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Why we decided to return, Nigerians evacuated from South Africa explain

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Why we decided to return, Nigerians evacuated from South Africa explain

Some Nigerians, who were evacuated from South Africa on Wednesday, have said they decided to return for fear of being killed in the waves of xenophobic attacks in the country.

Samson Aliyu, a clothes seller who lived in South Africa for two years, was one of the 187 Nigerians who arrived on Wednesday night in Lagos aboard an aircraft operated by Air Peace.

“I ran for my life, they would have killed me,” Aliyu, told AFP news agency.

“They burnt my shop, everything,” he added.

Pastor Ugo Ofoegbu, who has lived in South Africa for close to two decades, sent his wife and three children back to Nigeria.

“My family is not safe here,” Ofoegbu told Al Jazeera.

Reports say that South African authorities frustrated the repatriation of the Nigerians, cutting the number of the returnees to 187 from over 300 which were initially expected.

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Altogether 640 Nigerians registered intentions with the Nigerian consulate in South Africa to return to Nigeria.

A second flight is expected on Thursday or Friday.

Precious Mbabie, 35, who works as a fashion designer and seamstress in a Johannesburg suburb, was on the flight with her three children, leaving her husband behind.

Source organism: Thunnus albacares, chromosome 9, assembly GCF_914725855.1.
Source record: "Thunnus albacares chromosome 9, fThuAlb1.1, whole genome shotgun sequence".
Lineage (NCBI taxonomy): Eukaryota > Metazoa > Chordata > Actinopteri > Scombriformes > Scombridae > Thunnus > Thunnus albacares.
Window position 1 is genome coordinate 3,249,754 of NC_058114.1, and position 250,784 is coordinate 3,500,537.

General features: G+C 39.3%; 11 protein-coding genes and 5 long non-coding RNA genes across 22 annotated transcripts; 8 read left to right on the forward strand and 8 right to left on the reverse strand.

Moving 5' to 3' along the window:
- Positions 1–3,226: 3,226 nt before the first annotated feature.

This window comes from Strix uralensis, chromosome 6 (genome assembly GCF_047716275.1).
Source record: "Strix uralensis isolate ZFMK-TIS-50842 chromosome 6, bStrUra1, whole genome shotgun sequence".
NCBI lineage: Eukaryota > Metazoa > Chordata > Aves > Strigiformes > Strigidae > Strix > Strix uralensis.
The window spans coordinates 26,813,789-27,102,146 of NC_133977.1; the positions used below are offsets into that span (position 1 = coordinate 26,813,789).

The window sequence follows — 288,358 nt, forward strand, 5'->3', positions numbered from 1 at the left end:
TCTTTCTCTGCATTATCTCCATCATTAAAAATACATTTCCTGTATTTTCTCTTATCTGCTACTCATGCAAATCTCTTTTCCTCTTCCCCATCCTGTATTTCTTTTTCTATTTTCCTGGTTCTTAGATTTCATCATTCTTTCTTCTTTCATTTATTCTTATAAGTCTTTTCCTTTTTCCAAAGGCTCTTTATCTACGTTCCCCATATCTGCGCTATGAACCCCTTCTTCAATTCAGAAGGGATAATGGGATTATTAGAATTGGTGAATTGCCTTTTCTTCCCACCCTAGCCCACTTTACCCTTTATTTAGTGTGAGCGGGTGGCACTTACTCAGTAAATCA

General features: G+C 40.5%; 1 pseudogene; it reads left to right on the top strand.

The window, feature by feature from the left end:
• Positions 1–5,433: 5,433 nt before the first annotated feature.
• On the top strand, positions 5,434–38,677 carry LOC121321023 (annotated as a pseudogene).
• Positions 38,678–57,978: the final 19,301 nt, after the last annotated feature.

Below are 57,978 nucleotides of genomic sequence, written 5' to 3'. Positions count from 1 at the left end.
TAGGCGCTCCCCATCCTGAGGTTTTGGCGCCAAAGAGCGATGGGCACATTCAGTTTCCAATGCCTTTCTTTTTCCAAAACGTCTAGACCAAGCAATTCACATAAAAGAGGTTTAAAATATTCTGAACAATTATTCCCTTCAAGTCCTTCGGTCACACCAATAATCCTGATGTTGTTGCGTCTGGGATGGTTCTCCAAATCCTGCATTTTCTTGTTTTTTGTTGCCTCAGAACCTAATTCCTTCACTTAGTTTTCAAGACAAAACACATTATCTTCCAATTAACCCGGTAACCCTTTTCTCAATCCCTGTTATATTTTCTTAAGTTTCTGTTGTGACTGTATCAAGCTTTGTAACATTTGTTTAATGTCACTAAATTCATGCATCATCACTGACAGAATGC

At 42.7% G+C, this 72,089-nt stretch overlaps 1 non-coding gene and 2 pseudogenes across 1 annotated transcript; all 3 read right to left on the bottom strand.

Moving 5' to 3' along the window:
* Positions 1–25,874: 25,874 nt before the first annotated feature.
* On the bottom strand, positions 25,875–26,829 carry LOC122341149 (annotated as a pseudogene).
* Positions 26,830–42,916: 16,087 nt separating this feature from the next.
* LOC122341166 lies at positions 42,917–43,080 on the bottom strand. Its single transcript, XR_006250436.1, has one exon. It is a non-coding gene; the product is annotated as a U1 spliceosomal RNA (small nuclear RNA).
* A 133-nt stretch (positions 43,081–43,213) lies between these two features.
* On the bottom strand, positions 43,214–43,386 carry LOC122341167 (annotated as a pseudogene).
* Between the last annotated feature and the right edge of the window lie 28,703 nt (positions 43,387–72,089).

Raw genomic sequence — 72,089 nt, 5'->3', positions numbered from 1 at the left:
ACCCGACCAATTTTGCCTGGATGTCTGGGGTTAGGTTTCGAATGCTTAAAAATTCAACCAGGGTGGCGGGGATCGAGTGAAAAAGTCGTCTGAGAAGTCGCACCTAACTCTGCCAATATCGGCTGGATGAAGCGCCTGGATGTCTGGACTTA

She said:

“We agreed that it is better I go back home with the children.

She and her family live in Rosettenville, one of the first areas to be affected by the violence.

“Where we are staying is very dangerous because of xenophobia. They say they don’t want any foreigners there,” she said.

Diplomatic relations between the two countries have soured since the resurgence of the xenophobic attacks.

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Riots in Pretoria and Johannesburg saw at least 12 people killed as 1,000 foreign-owned businesses were targeted. The nationalities of those killed have not been announced but Nigerians, Ethiopians, Congolese, and Zimbabweans were attacked.

President Muhammadu Buhari is expected to visit South Africa soon to hold talks with President Cyril Ramaphosa on finding a lasting solution to the crisis.

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